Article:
What we summarise below is what the WSM has collectively agreed are the prospects for struggle in the short and medium term both in terms of global and local capitalism but more importantly of the existing movements and struggles and those we think are coming into existence.  It should be read in conjunction with ‘The Role of the Anarchist Organisation’ which is the long term strategic view within which these short and medium terms considerations are shaped.  Fundamentally we think ‘kick it till it breaks’ leads to burnout and inactivity. Sustained organising over decades requires a collective understanding and identification of the moments of opportunity scattered through the periods of preparation and experimentation.

Rojava revolution - Co-operatives & assemblies - video with commentary in the text

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As they have driven ISIS back in northern Syria / Rojava the Kurdish YPG and their allies in the SDF have won increasing visibility in western media. While such reports often mention the key role in this fight played by women in the YPJ, there is otherwise little examination of the revolution happening behind the front lines in Rojava. That revolution is why they stood and fought ISIS rather than fleeing. This can be true of a lot of alternative media coverage. In part this is due to the limited amount of information on what this revolution involves. but it’s also in part because photographs of women with guns are judged to be more striking than women workers in a co-operative bakery or a community assembly.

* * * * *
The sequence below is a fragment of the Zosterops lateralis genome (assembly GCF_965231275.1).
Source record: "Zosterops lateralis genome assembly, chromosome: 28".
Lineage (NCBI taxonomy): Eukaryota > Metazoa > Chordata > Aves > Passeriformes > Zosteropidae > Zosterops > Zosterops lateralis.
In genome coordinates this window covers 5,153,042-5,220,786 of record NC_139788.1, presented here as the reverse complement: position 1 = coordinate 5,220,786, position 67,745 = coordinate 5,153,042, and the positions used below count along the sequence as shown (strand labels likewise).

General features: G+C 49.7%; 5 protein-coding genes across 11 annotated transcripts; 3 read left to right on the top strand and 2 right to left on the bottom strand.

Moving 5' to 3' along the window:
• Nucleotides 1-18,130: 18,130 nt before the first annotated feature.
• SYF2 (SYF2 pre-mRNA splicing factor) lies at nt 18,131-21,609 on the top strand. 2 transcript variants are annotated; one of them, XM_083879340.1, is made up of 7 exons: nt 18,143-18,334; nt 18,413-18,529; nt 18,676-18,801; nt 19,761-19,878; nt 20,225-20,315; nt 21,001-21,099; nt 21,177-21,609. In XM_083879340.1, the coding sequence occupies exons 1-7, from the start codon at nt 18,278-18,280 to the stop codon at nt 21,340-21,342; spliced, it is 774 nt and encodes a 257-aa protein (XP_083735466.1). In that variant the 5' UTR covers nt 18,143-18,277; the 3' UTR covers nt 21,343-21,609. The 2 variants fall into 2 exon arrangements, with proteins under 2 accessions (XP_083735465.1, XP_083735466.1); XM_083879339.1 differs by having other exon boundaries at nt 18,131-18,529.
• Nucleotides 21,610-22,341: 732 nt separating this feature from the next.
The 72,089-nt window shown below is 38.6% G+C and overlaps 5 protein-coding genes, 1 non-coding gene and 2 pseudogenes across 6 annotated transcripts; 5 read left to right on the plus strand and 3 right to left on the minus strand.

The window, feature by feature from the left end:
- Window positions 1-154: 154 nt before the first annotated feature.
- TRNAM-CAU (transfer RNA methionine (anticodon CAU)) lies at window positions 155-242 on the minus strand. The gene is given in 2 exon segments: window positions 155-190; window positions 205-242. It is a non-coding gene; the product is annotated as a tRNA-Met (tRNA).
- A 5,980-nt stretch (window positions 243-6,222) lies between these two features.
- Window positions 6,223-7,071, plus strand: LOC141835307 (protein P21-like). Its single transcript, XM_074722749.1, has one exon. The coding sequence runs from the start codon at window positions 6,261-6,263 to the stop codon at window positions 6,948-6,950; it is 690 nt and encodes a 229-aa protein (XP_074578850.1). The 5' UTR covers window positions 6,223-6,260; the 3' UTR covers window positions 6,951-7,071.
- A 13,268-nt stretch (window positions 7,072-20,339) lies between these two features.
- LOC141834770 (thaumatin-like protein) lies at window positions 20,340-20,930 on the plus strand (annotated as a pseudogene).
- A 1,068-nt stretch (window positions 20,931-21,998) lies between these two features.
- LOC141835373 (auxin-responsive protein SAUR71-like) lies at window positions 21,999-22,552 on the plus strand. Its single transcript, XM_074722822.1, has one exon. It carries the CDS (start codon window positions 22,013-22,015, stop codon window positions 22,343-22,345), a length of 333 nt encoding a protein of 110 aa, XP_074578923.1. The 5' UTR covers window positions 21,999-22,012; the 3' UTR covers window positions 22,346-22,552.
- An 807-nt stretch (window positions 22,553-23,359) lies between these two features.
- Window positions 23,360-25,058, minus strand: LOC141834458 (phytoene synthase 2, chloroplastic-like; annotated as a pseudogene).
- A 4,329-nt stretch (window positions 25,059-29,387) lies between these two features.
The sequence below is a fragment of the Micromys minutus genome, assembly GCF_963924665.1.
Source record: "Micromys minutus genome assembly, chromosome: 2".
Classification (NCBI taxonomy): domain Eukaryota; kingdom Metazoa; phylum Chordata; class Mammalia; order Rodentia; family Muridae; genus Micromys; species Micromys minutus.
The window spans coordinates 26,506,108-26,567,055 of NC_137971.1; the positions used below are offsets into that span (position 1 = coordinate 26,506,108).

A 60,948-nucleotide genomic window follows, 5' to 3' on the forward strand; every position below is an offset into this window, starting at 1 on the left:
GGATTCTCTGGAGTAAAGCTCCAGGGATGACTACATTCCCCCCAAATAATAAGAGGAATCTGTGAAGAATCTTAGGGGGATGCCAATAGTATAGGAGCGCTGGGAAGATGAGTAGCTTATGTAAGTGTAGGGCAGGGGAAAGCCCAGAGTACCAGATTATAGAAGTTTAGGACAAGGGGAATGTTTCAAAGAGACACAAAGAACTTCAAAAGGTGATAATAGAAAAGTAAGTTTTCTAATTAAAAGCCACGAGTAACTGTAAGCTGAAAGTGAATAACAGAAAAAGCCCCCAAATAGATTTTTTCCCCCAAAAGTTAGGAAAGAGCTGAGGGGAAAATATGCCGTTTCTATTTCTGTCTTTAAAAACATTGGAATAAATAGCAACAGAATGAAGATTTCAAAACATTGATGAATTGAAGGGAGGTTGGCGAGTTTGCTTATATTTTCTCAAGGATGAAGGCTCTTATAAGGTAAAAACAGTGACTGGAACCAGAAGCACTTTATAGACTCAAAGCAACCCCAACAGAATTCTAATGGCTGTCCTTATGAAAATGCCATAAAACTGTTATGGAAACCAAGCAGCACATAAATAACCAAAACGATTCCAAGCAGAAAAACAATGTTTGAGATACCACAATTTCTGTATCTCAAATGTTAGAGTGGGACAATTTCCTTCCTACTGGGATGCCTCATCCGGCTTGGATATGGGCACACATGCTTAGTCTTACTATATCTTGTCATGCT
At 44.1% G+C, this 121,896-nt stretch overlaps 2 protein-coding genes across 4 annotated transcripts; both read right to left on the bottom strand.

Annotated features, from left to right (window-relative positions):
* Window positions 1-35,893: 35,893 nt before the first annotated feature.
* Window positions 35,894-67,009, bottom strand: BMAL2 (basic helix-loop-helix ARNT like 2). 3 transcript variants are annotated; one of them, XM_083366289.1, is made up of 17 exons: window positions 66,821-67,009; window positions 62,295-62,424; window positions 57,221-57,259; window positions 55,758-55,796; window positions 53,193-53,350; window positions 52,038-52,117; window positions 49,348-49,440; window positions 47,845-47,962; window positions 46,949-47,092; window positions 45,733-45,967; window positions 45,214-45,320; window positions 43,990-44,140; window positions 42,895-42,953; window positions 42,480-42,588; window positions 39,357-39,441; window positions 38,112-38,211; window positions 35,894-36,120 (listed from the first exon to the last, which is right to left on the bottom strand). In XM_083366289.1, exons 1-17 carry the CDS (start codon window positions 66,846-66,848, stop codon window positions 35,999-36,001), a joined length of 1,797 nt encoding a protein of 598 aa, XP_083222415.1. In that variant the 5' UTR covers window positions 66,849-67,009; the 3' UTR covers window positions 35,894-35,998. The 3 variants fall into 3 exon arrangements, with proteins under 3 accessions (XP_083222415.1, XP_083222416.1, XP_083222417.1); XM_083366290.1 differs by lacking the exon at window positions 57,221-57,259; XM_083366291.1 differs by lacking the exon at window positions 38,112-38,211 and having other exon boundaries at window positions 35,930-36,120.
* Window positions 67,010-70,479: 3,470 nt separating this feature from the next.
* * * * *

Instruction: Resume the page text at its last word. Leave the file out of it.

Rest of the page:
We’ve tried to address this imbalance somewhat, both in our coverage and through bringing a number of Kurdish and other speakers over to talk at the Dublin Anarchist Bookfair. They spoke about what is happening behind the front lines. What is it that is being constructed that so many have judged is worth going to the front lines to defend against ISIS? Our speakers this year included Erjan Ayboga author of ‘Revolution in Rojava’ and US academic Janet Biehl who has visited the region twice since the revolution to investigate what is happening on the ground.

Not wanting Apples billions? The landlords agent is not our friend

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The native Irish ruling class have long been prone to parasitical activity, enriching themselves by acting as agents of absentee landlords or today as law firms for multinationals keen to avoid and evade paying taxes.  As landlords agents that involved breaking down the doors to evict those who were literally dying of starvation.  The modern form is less hands on but the repercussions are similar, the 13 billion they don’t want to collect from Apple are the same billions whose absence has people dying on hospital trolleys.

Cavan Murders: No Excuses for Domestic Violence

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(CW: physical, emotional, sexual, abuse/violence)

The story of the Cavan murders is one of male entitlement and violence, not mental illness.

We can all agree that the recent murders by a man in Co. Cavan, whereby he stabbed his wife and children to death before hanging himself, are horrific, disturbing, and tragic. But it's clear we can't all agree beyond that point.